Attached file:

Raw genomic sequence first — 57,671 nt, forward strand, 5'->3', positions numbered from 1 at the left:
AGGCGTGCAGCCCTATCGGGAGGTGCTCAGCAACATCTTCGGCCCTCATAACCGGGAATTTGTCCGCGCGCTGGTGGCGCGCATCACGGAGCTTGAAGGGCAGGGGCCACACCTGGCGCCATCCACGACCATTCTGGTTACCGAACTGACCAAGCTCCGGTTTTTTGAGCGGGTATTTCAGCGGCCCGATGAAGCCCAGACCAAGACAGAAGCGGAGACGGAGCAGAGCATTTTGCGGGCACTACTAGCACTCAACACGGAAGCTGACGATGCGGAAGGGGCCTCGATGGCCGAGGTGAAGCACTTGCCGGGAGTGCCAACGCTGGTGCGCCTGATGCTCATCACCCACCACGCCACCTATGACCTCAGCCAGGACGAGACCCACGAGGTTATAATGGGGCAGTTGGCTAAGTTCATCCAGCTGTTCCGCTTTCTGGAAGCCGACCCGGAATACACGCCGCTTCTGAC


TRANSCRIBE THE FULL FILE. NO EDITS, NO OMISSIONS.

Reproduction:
Raw genomic sequence first — 57,671 nt, forward strand, 5'->3', positions numbered from 1 at the left:
AGGCGTGCAGCCCTATCGGGAGGTGCTCAGCAACATCTTCGGCCCTCATAACCGGGAATTTGTCCGCGCGCTGGTGGCGCGCATCACGGAGCTTGAAGGGCAGGGGCCACACCTGGCGCCATCCACGACCATTCTGGTTACCGAACTGACCAAGCTCCGGTTTTTTGAGCGGGTATTTCAGCGGCCCGATGAAGCCCAGACCAAGACAGAAGCGGAGACGGAGCAGAGCATTTTGCGGGCACTACTAGCACTCAACACGGAAGCTGACGATGCGGAAGGGGCCTCGATGGCCGAGGTGAAGCACTTGCCGGGAGTGCCAACGCTGGTGCGCCTGATGCTCATCACCCACCACGCCACCTATGACCTCAGCCAGGACGAGACCCACGAGGTTATAATGGGGCAGTTGGCTAAGTTCATCCAGCTGTTCCGCTTTCTGGAAGCCGACCCGGAATACACGCCGCTTCTGAC